Archive for December, 2015

The Paris Agreement: A New Hope

It was a long time in coming, and marks as much the beginning of hard work as the conclusion, but the climate deal reached in Paris is an amazing advance that far exceeded my expectations and those of many of my climate science colleagues.

The last major attempt at a global agreement on climate change, 6 years ago in Copenhagen, was basically disastrous. It left many in the climate community believing that a global accord was impossible, and the only path would be unilateral and bilateral action among the larger countries. But it was hard to see how any such strategies could have enough of an impact to stave off the expected waves of deaths, displacement, and hardships that scientists see coming.

Yet last week in Paris, 195 countries remarkably agreed to a stringent temperature target, and additionally that all countries must act to reduce emissions, and rich countries must provide money to help the poor ones. Under the agreement, each country provides its own target for emissions cuts and plans for how to achieve it, but all countries’ plans must be reviewed every 5 years against the temperature target.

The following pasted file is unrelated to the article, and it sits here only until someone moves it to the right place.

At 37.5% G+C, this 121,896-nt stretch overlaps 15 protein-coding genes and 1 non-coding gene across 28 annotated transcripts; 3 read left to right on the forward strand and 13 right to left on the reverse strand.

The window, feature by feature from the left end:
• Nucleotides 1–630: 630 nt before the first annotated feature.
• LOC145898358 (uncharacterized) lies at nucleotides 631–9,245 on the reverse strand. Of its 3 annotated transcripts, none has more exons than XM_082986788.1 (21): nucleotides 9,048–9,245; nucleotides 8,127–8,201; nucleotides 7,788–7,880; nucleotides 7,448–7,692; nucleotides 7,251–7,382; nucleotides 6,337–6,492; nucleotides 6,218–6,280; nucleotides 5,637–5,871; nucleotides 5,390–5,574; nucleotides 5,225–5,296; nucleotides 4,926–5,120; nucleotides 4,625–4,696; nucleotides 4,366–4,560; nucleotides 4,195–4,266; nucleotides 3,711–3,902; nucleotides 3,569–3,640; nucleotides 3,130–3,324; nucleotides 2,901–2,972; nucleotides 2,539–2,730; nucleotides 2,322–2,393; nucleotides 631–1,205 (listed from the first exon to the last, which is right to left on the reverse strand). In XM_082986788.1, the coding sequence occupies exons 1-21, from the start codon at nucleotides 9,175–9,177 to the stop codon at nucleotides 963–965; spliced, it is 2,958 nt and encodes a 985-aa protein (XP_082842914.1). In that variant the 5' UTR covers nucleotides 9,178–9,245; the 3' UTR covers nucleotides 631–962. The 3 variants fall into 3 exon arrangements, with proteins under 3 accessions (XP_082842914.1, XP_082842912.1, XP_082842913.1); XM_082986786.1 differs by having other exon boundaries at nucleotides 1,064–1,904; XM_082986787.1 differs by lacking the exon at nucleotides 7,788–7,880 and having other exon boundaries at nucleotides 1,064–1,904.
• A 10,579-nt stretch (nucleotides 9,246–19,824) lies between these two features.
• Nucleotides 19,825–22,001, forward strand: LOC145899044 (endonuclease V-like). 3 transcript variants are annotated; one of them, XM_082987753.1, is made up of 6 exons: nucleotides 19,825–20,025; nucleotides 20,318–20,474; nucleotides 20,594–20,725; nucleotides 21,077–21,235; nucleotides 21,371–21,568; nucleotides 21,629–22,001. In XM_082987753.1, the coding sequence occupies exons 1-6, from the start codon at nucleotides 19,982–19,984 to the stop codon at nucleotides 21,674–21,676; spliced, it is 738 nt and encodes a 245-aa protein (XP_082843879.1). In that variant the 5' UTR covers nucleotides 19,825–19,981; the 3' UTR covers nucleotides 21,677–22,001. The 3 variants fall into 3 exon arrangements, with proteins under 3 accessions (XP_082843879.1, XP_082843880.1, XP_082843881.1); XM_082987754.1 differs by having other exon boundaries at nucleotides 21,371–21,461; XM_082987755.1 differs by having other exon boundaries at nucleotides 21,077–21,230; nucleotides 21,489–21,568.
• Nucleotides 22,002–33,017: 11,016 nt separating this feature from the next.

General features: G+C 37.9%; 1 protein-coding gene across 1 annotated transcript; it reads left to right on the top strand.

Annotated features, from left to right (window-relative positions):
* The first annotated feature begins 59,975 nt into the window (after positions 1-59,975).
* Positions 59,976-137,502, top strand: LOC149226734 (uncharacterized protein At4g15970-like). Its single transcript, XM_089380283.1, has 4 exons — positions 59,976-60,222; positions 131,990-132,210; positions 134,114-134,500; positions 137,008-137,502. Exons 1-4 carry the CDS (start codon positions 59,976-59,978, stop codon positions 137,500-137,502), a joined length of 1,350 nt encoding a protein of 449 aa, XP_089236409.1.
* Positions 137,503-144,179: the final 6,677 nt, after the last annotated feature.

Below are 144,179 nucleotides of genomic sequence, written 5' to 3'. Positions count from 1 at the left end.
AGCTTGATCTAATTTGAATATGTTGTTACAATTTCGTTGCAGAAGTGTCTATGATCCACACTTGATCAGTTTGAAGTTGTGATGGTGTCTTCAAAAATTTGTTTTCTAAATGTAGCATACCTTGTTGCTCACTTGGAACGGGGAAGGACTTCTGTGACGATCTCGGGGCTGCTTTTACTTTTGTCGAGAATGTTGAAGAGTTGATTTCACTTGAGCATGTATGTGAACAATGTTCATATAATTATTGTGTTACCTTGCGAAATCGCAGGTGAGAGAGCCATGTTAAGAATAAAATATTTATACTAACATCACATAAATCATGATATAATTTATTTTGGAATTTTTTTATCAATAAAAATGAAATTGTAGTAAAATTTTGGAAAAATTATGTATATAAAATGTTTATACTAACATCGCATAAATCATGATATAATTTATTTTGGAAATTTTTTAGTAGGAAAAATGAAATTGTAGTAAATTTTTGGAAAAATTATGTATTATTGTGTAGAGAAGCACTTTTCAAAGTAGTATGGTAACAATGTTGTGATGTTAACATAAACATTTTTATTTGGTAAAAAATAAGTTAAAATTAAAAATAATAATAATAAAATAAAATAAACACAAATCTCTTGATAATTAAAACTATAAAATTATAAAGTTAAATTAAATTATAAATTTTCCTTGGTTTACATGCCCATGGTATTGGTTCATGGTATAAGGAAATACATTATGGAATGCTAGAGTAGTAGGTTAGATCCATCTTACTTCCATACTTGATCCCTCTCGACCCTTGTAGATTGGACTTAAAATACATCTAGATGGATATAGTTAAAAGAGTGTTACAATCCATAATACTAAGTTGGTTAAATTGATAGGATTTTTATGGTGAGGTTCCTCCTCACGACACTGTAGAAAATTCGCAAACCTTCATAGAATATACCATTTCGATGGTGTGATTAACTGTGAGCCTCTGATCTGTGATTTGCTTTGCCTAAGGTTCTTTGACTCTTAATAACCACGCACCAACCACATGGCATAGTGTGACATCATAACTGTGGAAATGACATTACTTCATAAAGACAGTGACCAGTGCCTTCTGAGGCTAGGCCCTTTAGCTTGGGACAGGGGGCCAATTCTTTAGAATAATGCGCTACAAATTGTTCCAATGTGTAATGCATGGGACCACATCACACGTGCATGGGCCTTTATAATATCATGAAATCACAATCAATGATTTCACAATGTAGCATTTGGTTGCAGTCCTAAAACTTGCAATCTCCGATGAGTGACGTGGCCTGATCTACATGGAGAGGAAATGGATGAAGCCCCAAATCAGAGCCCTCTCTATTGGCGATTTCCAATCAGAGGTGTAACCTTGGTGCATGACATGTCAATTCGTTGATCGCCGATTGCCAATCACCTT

Compared to six years ago, the Paris agreement is a triumph of French diplomacy where Danish diplomacy failed, a testament to Obama’s 2nd-term commitment to the climate where his 1st-term commitment faltered, a consequence of the Chinese people choking on far more smog, a response to six more years of heat waves, droughts, storms and blights, and a credit to all the leaders who signed on.

Since the mechanisms to reduce emissions are left up to the individual countries, the hard political and economic work of implementing the plan must now be fought country-by-country. In the U.S. especially, continued political pressure is essential. An anti-environment president could derail the entire plan. More than that, we’ve got to push climate policies and clean energy technologies far harder than we are now.

The implications of the temperature target challenge the imagination. To seriously meet it, fossil fuels that oil companies already have plans to exploit will have to stay in the ground. Coal plants that have just been built will have to be shuttered in less than half their useful life, or else expensively retrofit. Gasoline cars will disappear in the span of a single generation. Entire sectors will have to be cleaned up for which we have almost no solutions today, like air travel and livestock.

Nobody said saving the planet was easy. But getting 195 countries to agree on anything is a miracle. And now we have an agreement that should give us a lot more hope for the planet’s future.

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